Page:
When we meet the younger Wonderstone in an enjoyable prologue, he’s a bullied child with an absentee mother who has him bake his own birthday cake.  After he receives a Rance Howard Magic Kit, he finds his passion and a partner in Anton – soon they are headlining their own show in Vegas and over the next decade they rake in the audiences along with the dough.  Trouble is, their act is stale and with a new generation wanting more bang for their buck their show becomes old hat.  It doesn’t help that Burt has become a misogynistic d-bag and Anton (a woefully untapped Buscemi) his punching bag.

For a boy that was bullied so much as a child, it’s an odd transition to have Burt become so unloving and harsh to his friends that support him.  It’s also not very fun to watch as Carell spends the first half of the movie with a put-upon snooty-toot accent and an array of sequined costumes.  When Burt and Anton find themselves without a show and not on speaking terms, Burt takes a job at a senior center for retired Las Vegas performers and that’s where he meets his idol since childhood…Rance Howard. 

As Rance, Arkin pretty much walks away with the movie as he is prone to do (and get Oscar nominated like he did in Argo) when given a character he can do something with.  Though thinly written, Arkin puts a nice shine on the grizzled magician to provide the film with its most dependable laughs.  The same can’t be said for Carrey as a Criss Angel/David Blaine style street magician whose tricks/stunts become more grotesque and dangerous as the movie progresses.  On complete auto-pilot, Carrey resurrects his Ace Ventura mannerisms to decidedly ho-hum results. 

Wilde is so shoe-horned into this film I’m wondering if her entire character wasn’t added after the film was completed to give Carell a ludicrous love interest.  Only called upon to say some of the more straight-forward dialogue that other characters couldn’t say, Wilde is totally lost at sea and knows it.  Gandolfini’s meatball head has nearly been swallowed by his shoulders and Mohr turns in one of the least funny performances in a comedy ever.

I have a quick note about the magic in the film.  I still hold to the belief that magic in movies is incredibly hard to pull off because most of us deal with a suspension of disbelief that prevents us from really buying into the magic we’re seeing on screen.  Though the film really isn’t about magic tricks, the few that are there are staged in such a way that indicates the filmmakers want us to think they’ve pulled off a great trick…when they really just positioned the camera in such a way that we can’t see what’s really happening. 

Director Scardino is known for directing television series and hasn’t made a feature film in over a decade, made painfully obvious by a dramatic lack of any sort of pacing beyond half hour increments.  The film is probably twenty minutes too long and strains to reach an ending so unbelievable I kept waiting for it to be some elaborate dream sequence.  The script by John Francis Daley/Jonathan Goldstein feels a tad selfish…giving too much to Carell and ignoring some nice comedic opportunities (a senior center for retired Las Vegas performers has so much potential that is totally wasted…where are the old ladies in showgirl costumes??)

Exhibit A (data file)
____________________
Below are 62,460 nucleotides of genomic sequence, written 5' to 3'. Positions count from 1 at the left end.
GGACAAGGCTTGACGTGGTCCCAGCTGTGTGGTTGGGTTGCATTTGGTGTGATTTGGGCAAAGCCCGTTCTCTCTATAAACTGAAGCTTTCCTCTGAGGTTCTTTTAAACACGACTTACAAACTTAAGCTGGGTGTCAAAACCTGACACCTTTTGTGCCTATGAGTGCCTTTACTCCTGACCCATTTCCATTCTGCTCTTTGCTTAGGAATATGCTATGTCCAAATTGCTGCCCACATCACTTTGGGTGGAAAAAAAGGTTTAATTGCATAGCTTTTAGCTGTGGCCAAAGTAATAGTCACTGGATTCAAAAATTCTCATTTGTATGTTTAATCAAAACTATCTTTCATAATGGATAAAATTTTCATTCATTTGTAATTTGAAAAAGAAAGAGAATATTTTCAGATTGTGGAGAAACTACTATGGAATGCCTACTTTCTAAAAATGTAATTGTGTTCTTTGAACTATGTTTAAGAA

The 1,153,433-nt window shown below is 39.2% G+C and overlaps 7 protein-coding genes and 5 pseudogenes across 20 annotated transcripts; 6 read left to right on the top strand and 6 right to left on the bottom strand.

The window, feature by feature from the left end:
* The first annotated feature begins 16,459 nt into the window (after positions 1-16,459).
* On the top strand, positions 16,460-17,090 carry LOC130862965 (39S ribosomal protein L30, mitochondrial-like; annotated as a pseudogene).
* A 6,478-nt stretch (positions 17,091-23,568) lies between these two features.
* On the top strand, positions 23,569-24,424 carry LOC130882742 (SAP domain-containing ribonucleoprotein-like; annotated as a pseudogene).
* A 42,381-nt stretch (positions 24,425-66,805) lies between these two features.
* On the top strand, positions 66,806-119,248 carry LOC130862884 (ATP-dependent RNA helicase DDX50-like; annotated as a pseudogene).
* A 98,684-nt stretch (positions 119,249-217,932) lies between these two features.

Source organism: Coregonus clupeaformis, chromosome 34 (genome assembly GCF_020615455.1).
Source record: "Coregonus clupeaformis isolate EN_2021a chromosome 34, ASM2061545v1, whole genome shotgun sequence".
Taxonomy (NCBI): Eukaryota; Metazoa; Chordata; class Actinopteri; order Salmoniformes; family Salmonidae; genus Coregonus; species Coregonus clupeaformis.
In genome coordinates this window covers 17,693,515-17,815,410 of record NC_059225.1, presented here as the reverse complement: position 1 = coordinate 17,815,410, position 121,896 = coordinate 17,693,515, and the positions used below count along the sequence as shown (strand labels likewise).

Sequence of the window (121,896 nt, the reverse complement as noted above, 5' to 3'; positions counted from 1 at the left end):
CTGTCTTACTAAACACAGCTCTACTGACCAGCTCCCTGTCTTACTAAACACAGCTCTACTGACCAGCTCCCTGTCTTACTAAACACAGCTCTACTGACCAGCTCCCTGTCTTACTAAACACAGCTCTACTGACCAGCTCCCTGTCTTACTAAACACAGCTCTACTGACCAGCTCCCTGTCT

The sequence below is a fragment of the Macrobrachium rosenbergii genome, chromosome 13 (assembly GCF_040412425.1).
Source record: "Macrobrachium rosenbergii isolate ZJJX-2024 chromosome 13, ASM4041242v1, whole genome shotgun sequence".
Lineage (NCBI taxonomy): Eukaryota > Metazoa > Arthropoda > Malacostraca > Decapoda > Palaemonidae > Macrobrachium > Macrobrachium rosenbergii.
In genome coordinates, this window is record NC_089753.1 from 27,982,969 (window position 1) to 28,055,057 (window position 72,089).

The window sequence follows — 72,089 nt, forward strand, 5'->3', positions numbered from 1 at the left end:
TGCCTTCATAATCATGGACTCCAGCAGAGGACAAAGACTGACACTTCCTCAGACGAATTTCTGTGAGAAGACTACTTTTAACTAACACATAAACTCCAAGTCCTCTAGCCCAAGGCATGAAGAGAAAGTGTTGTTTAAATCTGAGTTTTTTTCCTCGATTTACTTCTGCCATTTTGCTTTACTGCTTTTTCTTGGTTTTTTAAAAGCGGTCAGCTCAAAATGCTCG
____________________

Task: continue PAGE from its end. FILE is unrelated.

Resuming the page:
If you’re a Carell or Carrey fan chances are you’re looking forward to this one and I say more power to you.  You’ll probably get what you came for but nothing more…sometimes that’s enough.  For this reviewer, I wish the filmmakers could hvae Zim Zala-Bim-ed their way into a better movie.

The Silver Bullet ~ The Incredible Burt Wonderstone

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Synopsis: Magician Burt Wonderstone splits from his longtime stage partner after a guerrilla street magician steals their thunder. By spending some time with his boyhood idol, Burt looks to remember what made him love magic in the first place.

Release Date:  March 15, 2013

Thoughts: Here’s an example of a movie that’s either going to soar to great heights or crash and burn in terrible fashion.  Judging from the preview, the jury’s still out on which direction it will go.  It certainly has a game cast that has the combined talents to make this iffy material work.  Speaking of the material, is it just me or does this seem like a rejected idea from a sketch on Saturday Night Live?  A director who hasn’t helmed a major motion picture guiding A-list stars always makes me pause – so here’s hoping that the screenplay by John Francis Daley/Jonathan Goldstein (Horrible Bosses) has the laughs in it that the trailer promises.